Agreed that it has more to do with the rules of the City Commission (PDF), whose language is standard fare: “The presiding officer shall control the order and duration of any public comment subject to appeal…[they] have the authority to limit and terminate any public comment that becomes disruptive, unduly repetitive, or impedes the orderly progress of the meeting.”
As was said on Facebook, the one with the gavel will always win…However, it is still a first amendment issue–that’s where it begins and ends.
The courts have reviewed similar incidents throughout the country, and the results tend to favor the public’s right to address their local government. It is certainly permissible for government bodies to restrict speech, in content and tenor. My understanding, as a layperson, is that they can do so in the name of preventing the impediment of government business or even to prevent a high degree of offensiveness aimed at causing disruption. Even in allowing for restrictions, the threshold for disruption is best lightly applied.
In Acosta v. City of Costa Mesa, the 9th Circuit Court gave guidance: “actual disruption means actual disruption. It does not mean constructive disruption, virtual disruption, nunc pro tunc disruption, or imaginary disruption.”
What I pull away form this is that positive, informed, and helpful public comment is a wonderful aspiration, but is less likely to occur as a result of a rigid control of the discourse than an open, transparent, and more tolerant approach.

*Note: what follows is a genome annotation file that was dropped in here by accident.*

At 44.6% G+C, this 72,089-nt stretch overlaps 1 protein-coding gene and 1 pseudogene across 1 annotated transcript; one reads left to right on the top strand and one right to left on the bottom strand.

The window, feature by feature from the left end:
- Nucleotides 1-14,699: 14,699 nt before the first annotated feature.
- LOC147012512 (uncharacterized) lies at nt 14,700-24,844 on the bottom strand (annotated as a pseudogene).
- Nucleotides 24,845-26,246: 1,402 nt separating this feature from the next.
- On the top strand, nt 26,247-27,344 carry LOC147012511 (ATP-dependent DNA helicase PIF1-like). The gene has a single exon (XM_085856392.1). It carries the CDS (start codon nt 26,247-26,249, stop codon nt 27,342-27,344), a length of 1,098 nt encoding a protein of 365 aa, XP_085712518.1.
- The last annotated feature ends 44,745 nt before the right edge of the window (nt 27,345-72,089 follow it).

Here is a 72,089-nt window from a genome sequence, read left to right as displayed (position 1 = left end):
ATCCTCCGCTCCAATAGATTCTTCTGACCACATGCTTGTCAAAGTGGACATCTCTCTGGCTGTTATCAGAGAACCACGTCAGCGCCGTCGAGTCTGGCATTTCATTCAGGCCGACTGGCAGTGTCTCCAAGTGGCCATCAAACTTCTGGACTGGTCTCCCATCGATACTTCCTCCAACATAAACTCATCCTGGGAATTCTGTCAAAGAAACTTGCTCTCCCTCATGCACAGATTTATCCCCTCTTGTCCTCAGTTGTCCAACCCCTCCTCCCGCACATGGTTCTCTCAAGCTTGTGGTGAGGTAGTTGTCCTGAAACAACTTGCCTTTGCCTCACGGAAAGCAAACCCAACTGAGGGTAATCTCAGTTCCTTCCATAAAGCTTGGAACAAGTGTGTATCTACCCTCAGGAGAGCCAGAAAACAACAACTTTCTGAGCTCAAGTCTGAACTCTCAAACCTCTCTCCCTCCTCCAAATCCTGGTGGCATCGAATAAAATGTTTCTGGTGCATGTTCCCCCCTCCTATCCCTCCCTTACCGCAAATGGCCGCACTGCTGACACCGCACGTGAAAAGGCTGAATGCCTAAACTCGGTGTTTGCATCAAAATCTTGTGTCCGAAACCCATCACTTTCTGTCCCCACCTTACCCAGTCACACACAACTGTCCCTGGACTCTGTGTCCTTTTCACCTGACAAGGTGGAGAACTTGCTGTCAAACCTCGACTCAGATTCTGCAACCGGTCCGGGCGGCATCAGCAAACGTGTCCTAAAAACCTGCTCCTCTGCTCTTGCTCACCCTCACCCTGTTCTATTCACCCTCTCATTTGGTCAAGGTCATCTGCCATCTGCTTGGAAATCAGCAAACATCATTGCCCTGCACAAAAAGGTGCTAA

Over on Facebook, where a small debate arose, Meika hits the key point on this issue:
But the First Amendment doesn’t only protect nice words from people who have their facts straight – because who would get to decide on that? Set up the rules for public comment so a single person can’t take over a meeting, but threatening to call the police? That doesn’t sound like democracy.
Calling the police for such a minor event does nothing to add civility to the pubic process and as I chimed yesterday, does little to encourage public engagement by others who might be less extroverted.
People, both citizens and officials, all bring human baggage to the table; the rules are only as effective as the people participating. Public comment is an honorable tradition and has always come with the risk of offending some leaders’ sensibilities.
So be it, the push and pull, the tension of community goes on.
* I have a few financial supporters, but this is still a project of passion more than paid work, and I simply don’t have the energy to watch and make judgement calls all the time. When people make a comment now, they will typically get a reply from me and likely have all or part of their comment posted in a post like todays. Those who wish to enter in a more unfiltered debate are invited to make comments on the MyWHaT Facebook. If they have a lot to say, they can also start their own blog and ping back to MyWHaT articles. As well, I’m always available to meet for coffee.